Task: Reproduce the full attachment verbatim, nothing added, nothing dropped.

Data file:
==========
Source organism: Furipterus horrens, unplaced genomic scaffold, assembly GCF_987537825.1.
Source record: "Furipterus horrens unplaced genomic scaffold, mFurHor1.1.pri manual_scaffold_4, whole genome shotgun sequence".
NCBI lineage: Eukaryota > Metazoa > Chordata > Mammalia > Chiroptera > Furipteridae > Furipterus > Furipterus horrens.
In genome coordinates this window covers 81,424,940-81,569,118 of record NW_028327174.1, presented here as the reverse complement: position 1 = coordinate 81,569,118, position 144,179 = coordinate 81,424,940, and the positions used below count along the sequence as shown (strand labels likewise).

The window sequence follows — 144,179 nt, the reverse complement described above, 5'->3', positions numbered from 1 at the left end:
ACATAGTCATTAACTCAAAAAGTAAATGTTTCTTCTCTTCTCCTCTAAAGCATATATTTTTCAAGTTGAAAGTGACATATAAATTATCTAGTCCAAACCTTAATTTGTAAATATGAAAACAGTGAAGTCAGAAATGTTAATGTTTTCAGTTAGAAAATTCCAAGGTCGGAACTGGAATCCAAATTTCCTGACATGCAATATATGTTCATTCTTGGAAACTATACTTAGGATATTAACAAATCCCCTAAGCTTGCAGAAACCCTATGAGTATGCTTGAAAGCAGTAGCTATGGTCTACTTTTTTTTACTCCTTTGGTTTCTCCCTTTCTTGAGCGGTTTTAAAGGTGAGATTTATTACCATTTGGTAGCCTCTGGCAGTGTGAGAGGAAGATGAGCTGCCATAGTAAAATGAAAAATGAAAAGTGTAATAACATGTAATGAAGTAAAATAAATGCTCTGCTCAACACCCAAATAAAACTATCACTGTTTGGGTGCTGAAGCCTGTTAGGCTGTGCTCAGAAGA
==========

Source organism: Furipterus horrens, unplaced genomic scaffold, assembly GCF_987537825.1.
Source record: "Furipterus horrens unplaced genomic scaffold, mFurHor1.1.pri manual_scaffold_4, whole genome shotgun sequence".
NCBI lineage: Eukaryota > Metazoa > Chordata > Mammalia > Chiroptera > Furipteridae > Furipterus > Furipterus horrens.
In genome coordinates this window covers 81,424,940-81,569,118 of record NW_028327174.1, presented here as the reverse complement: position 1 = coordinate 81,569,118, position 144,179 = coordinate 81,424,940, and the positions used below count along the sequence as shown (strand labels likewise).

The window sequence follows — 144,179 nt, the reverse complement described above, 5'->3', positions numbered from 1 at the left end:
ACATAGTCATTAACTCAAAAAGTAAATGTTTCTTCTCTTCTCCTCTAAAGCATATATTTTTCAAGTTGAAAGTGACATATAAATTATCTAGTCCAAACCTTAATTTGTAAATATGAAAACAGTGAAGTCAGAAATGTTAATGTTTTCAGTTAGAAAATTCCAAGGTCGGAACTGGAATCCAAATTTCCTGACATGCAATATATGTTCATTCTTGGAAACTATACTTAGGATATTAACAAATCCCCTAAGCTTGCAGAAACCCTATGAGTATGCTTGAAAGCAGTAGCTATGGTCTACTTTTTTTTACTCCTTTGGTTTCTCCCTTTCTTGAGCGGTTTTAAAGGTGAGATTTATTACCATTTGGTAGCCTCTGGCAGTGTGAGAGGAAGATGAGCTGCCATAGTAAAATGAAAAATGAAAAGTGTAATAACATGTAATGAAGTAAAATAAATGCTCTGCTCAACACCCAAATAAAACTATCACTGTTTGGGTGCTGAAGCCTGTTAGGCTGTGCTCAGAAGA